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This past weekend on September 11th, there was a great deal of interest in the days leading up to the game as to whether or not the Seattle Seahawks were going to stage a Colin Kaepernick inspired protest during the singing of the national anthem. When it became known what the team's plans were (standing arm-in-arm to show team solidarity,) the brightness of that spotlight seemed to dim somewhat. Then, four members of the Miami Dolphins generated a media storm by taking a knee during the anthem. Running back Arian Foster, defensive back Michael Thomas, wide receiver Kenny Stills and linebacker Jelani Jenkins joined Kaepernick in kneeling, as a statement intended to protest systemic racism in the United States. 


The response to this protest, as all across the nation, has been a mixed bag of emotionally charged outcries, some in favor and many condemning either the action itself or the choice to take this stand on September 11th. It seemed disrespectful to many to use this opportunity to make a political or social statement on a day which is the anniversary of a day of national grief; a day intended now to inspire unity among all segments of our society. There are so many voices shouting their opinions loudly and angrily, from all sides. The media response is predictable as well, greedily taking advantage of the opportunity to increase sales/clicks/name recognition by eagerly reporting anything that will feed the controversy. 


But there is something missing from all of this, as there has been with too many discussions of race relations.


Very few people seem to want to do the one thing that is needed for any substantial improvement to happen. 


Very few people seem to be willing to LISTEN.


I don't mean the kind of listening where you are just waiting for another opportunity to state your case. I mean the kind of listening that implies a genuine desire to hear and understand the other's position. Arian Foster, in his explanation to the media of why the players decided to do what they did, had this to say: "

“It’s more important to create a healthy dialogue. It’s easy for you to just sit here and say, ‘Shut up, you stupid (N-word)’ rather than saying, ‘Why do you feel like that? And if you do feel like that, tell me more about it.’ It’s just so easy to hate. If you really proclaim to be a true American, freedom runs in your bloodline, right? It’s supposed to. And so if somebody’s telling you they don’t feel like they’re free, then why wouldn’t you listen to them if you’re an American?”

I am a middle class white American man. I served in the United States Army, as did both of my brothers, my father, and his father before him. That grandfather served faithfully in World War I and is buried in Arlington cemetary. I love our country. I love the principles that it was founded on, even as I acknowledge that the reality for some American citizens has not always reflected those principles of equal opportunity and treatment regardless of race, religion or social status.

Here's the thing. I think I've been too quick to dismiss the message. Oh, I've heard the complaints. Heck, I've spoken some of them aloud. "These guys are among the top of our society in terms of income, social status and public adoration. When an athlete gets into legal trouble, they are able to afford such legal representation that puts them at a huge advantage over any of us "commoners." They are the elite, and here they are taking a stand against oppression that they do not from our perspective seem to experience much." I get it. Spoiled rich athletes whining about how bad they have it. But I've got to tell you, if we believe that's all there is to this, we are missing the point. We're not listening.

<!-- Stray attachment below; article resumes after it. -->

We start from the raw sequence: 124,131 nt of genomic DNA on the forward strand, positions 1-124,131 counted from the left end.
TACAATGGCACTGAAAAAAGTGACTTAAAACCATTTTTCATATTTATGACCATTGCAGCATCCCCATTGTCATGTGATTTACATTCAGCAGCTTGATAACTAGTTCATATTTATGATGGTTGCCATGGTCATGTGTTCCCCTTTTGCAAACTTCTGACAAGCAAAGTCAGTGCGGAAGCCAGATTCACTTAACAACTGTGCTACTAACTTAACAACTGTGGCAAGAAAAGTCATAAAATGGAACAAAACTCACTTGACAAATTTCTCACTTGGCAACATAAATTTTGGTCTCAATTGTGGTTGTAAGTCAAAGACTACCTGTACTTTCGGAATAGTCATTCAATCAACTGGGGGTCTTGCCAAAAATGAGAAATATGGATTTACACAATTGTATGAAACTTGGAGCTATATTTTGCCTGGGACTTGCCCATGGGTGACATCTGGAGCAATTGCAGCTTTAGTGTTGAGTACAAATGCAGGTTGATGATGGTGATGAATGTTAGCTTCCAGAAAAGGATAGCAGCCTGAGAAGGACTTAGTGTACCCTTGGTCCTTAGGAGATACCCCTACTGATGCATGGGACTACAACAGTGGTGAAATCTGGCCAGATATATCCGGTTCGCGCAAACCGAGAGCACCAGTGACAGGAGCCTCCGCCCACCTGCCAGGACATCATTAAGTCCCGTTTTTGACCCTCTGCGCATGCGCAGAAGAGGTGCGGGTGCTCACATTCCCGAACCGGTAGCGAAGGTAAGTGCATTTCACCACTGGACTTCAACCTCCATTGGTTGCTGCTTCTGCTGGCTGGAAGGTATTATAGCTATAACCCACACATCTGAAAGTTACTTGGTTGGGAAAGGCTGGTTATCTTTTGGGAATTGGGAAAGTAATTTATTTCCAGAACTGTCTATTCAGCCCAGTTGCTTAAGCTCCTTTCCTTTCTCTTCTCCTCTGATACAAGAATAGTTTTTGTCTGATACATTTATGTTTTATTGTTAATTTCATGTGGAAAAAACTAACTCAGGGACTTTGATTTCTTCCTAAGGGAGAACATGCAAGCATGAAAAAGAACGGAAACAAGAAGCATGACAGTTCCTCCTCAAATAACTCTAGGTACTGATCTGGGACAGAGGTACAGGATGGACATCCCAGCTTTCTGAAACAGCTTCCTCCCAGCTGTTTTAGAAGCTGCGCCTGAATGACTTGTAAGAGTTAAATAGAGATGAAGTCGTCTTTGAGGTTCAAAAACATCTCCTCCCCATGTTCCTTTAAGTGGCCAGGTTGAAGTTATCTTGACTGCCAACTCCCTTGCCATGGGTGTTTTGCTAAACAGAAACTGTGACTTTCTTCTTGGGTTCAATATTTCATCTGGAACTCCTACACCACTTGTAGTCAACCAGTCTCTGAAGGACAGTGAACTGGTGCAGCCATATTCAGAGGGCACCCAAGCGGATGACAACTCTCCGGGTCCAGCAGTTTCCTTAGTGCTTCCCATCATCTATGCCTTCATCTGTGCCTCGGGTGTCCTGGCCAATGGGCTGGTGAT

I don't know that I agree with the tactics of Foster and the others. But he's no dummy. He's not a guy you can just dismiss as attention-seeking. He is a deep thinker, and a philosopher. He insists that they mean no disrespect. And he's absolutely right about this. Part of what I served in the military for was to defend the rights of people like him... like you and me... to speak out for what they believe in. It's a complicated issue and I don't want to make premature judgments without listening first. Kenny Stills added this to the discussion: 

“We want people to understand where we’re coming from and we want to understand where other people are coming from,” Stills said. “It’s no disrespect. There’s no hard feelings. There’s no hatred. There’s none of that. And that’s why I feel like as adults we should all be able to do that. And the people that can’t do that — it hurts. It stinks. You should be able to have tough conversations. Why can’t we? Why can’t you disagree with what I’m saying and us still have a relationship?”

So my point is this. Maybe you don't agree with their tactics. Maybe you question the validity of their cause. Maybe you're even right, if such a thing is possible in this kind of situation. BUT. Before we decide to disagree, or worse yet to be disagreeable in our disagreement; before we respond with hate, condemnation and draw a line in the sand, before we dig our heels in and defend with clenched fists our position, let's try doing the one thing that might actually help.

Let's try to listen. 

Maybe we won't change our position at all, but... maybe, just maybe, we will understand why those we disagree with feel the way they do. 


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